We put this story on the calendar back in September, before melamine-tainted milk started making headlines in China (with some products turning up on Asian grocery store shelves here in the US. Find KQED reporter Oanh Ha’s excellent reporting on that story here, here, and here). We’d been planning to focus on criticism of FDA’s handling of imported fresh produce, and had to recast the piece when it became clear that the concerns around food safety were much broader.
Another plan was shelved when the FDA declined to let us visit any of their local facilities, including a testing lab in Alameda that had been scheduled for closure only a year ago – right around the time that Mexican jalapeno peppers sickened 13,000 people and devastated the domestic tomato industry. (Officials blamed tomatoes before narrowing in on the peppers.) Luckily, the press office from the Bureau of Customs and Border Patrol generously agreed to show us around a Port of Oakland warehouse, where –- I quickly discovered — there were no FDA inspectors to be found. That’s because FDA inspectors do their Port work largely in front of computer screens, scanning shipping manifests for products they believe warrant physical inspection.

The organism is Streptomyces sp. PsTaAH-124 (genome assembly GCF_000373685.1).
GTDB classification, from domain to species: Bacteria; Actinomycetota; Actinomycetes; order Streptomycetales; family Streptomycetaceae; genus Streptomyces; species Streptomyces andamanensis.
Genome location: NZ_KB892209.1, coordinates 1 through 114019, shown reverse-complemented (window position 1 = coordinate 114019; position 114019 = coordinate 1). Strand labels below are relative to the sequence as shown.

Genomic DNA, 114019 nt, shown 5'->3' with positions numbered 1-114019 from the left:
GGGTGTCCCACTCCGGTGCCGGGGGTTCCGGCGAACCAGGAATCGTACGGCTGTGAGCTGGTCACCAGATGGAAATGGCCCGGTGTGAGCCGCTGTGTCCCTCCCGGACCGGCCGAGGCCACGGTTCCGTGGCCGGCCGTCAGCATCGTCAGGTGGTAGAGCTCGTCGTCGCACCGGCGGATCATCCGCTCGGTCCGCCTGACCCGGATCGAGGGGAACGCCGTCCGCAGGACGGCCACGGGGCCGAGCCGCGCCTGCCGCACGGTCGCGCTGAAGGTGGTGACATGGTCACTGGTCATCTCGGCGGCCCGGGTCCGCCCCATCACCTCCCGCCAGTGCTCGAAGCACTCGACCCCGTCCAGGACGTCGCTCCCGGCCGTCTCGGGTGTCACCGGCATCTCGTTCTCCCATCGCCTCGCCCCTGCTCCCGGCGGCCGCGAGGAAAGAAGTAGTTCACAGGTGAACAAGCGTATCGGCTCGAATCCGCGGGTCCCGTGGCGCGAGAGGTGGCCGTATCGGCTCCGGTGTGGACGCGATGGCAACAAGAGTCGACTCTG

That means two things: One, the FDA relies largely on the exporters’ own description of what’s in the product. As several people told me, it’s an “honor system.” Two, almost none (less than one percent) of the imported produce is ever tested for salmonella, e.coli, or any of the other human health threats we worry about.
When we finally talked to FDA Director of Food Safety David Acheson by phone from Maryland, he made the point pretty clearly: FDA knows its food safety program needs work. But that’s going to require more and sustained funding. It’ll be interesting to see how well the agency can make that case come January.
Listen to the Food Safety radio report online.